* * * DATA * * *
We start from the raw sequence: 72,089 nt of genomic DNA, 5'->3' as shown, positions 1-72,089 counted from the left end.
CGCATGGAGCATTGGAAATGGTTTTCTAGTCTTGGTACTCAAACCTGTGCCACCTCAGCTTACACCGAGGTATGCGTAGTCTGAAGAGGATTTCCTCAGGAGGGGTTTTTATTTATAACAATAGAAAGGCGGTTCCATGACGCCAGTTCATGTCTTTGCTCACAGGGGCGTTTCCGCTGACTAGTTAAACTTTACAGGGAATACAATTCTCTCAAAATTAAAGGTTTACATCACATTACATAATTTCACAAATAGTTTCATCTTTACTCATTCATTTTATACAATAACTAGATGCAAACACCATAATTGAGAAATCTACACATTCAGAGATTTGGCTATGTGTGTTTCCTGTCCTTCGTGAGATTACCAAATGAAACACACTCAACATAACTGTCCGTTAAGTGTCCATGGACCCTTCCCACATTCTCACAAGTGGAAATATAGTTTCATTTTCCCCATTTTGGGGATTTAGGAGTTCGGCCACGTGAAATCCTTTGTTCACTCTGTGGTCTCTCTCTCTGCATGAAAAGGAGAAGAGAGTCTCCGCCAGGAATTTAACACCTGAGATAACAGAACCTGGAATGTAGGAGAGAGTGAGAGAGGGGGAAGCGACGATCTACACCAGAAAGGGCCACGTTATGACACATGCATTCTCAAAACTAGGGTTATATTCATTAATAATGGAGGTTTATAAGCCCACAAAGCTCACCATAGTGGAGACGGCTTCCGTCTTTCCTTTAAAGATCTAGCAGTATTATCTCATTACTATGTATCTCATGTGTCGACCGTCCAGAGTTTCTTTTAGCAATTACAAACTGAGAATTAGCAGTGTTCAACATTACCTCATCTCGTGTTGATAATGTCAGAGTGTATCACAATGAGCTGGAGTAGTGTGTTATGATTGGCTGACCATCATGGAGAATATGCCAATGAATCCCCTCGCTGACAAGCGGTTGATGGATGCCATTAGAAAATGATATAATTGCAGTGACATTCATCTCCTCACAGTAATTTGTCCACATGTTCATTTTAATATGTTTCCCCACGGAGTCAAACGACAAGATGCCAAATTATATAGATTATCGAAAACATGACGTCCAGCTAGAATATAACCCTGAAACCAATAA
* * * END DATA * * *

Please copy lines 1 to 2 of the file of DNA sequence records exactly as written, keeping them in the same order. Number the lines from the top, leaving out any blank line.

We start from the raw sequence: 72,089 nt of genomic DNA, 5'->3' as shown, positions 1-72,089 counted from the left end.
CGCATGGAGCATTGGAAATGGTTTTCTAGTCTTGGTACTCAAACCTGTGCCACCTCAGCTTACACCGAGGTATGCGTAGTCTGAAGAGGATTTCCTCAGGAGGGGTTTTTATTTATAACAATAGAAAGGCGGTTCCATGACGCCAGTTCATGTCTTTGCTCACAGGGGCGTTTCCGCTGACTAGTTAAACTTTACAGGGAATACAATTCTCTCAAAATTAAAGGTTTACATCACATTACATAATTTCACAAATAGTTTCATCTTTACTCATTCATTTTATACAATAACTAGATGCAAACACCATAATTGAGAAATCTACACATTCAGAGATTTGGCTATGTGTGTTTCCTGTCCTTCGTGAGATTACCAAATGAAACACACTCAACATAACTGTCCGTTAAGTGTCCATGGACCCTTCCCACATTCTCACAAGTGGAAATATAGTTTCATTTTCCCCATTTTGGGGATTTAGGAGTTCGGCCACGTGAAATCCTTTGTTCACTCTGTGGTCTCTCTCTCTGCATGAAAAGGAGAAGAGAGTCTCCGCCAGGAATTTAACACCTGAGATAACAGAACCTGGAATGTAGGAGAGAGTGAGAGAGGGGGAAGCGACGATCTACACCAGAAAGGGCCACGTTATGACACATGCATTCTCAAAACTAGGGTTATATTCATTAATAATGGAGGTTTATAAGCCCACAAAGCTCACCATAGTGGAGACGGCTTCCGTCTTTCCTTTAAAGATCTAGCAGTATTATCTCATTACTATGTATCTCATGTGTCGACCGTCCAGAGTTTCTTTTAGCAATTACAAACTGAGAATTAGCAGTGTTCAACATTACCTCATCTCGTGTTGATAATGTCAGAGTGTATCACAATGAGCTGGAGTAGTGTGTTATGATTGGCTGACCATCATGGAGAATATGCCAATGAATCCCCTCGCTGACAAGCGGTTGATGGATGCCATTAGAAAATGATATAATTGCAGTGACATTCATCTCCTCACAGTAATTTGTCCACATGTTCATTTTAATATGTTTCCCCACGGAGTCAAACGACAAGATGCCAAATTATATAGATTATCGAAAACATGACGTCCAGCTAGAATATAACCCTGAAACCAATAA